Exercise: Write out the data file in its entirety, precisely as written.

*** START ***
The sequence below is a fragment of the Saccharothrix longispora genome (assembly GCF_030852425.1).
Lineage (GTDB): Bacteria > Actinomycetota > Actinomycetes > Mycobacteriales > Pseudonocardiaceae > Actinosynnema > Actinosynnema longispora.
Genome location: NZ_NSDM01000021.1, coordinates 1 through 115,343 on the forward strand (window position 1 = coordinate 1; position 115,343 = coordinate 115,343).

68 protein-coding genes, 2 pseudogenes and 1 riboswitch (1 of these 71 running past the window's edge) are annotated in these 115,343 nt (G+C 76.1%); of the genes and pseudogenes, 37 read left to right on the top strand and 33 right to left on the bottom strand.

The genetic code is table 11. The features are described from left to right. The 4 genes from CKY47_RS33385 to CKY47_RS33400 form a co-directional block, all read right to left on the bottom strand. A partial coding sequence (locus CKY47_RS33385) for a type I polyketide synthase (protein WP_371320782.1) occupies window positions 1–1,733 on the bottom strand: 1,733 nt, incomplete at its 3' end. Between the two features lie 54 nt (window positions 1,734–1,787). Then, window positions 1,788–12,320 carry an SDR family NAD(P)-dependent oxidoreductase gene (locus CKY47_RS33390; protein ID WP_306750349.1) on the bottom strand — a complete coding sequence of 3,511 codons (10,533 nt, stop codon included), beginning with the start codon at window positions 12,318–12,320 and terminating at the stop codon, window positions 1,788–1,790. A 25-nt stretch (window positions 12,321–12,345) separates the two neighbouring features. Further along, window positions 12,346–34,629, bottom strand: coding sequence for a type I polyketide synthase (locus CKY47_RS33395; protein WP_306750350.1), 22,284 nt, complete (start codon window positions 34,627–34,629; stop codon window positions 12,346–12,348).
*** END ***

The sequence below is a fragment of the Saccharothrix longispora genome (assembly GCF_030852425.1).
Lineage (GTDB): Bacteria > Actinomycetota > Actinomycetes > Mycobacteriales > Pseudonocardiaceae > Actinosynnema > Actinosynnema longispora.
Genome location: NZ_NSDM01000021.1, coordinates 1 through 115,343 on the forward strand (window position 1 = coordinate 1; position 115,343 = coordinate 115,343).

68 protein-coding genes, 2 pseudogenes and 1 riboswitch (1 of these 71 running past the window's edge) are annotated in these 115,343 nt (G+C 76.1%); of the genes and pseudogenes, 37 read left to right on the top strand and 33 right to left on the bottom strand.

The genetic code is table 11. The features are described from left to right. The 4 genes from CKY47_RS33385 to CKY47_RS33400 form a co-directional block, all read right to left on the bottom strand. A partial coding sequence (locus CKY47_RS33385) for a type I polyketide synthase (protein WP_371320782.1) occupies window positions 1–1,733 on the bottom strand: 1,733 nt, incomplete at its 3' end. Between the two features lie 54 nt (window positions 1,734–1,787). Then, window positions 1,788–12,320 carry an SDR family NAD(P)-dependent oxidoreductase gene (locus CKY47_RS33390; protein ID WP_306750349.1) on the bottom strand — a complete coding sequence of 3,511 codons (10,533 nt, stop codon included), beginning with the start codon at window positions 12,318–12,320 and terminating at the stop codon, window positions 1,788–1,790. A 25-nt stretch (window positions 12,321–12,345) separates the two neighbouring features. Further along, window positions 12,346–34,629, bottom strand: coding sequence for a type I polyketide synthase (locus CKY47_RS33395; protein WP_306750350.1), 22,284 nt, complete (start codon window positions 34,627–34,629; stop codon window positions 12,346–12,348).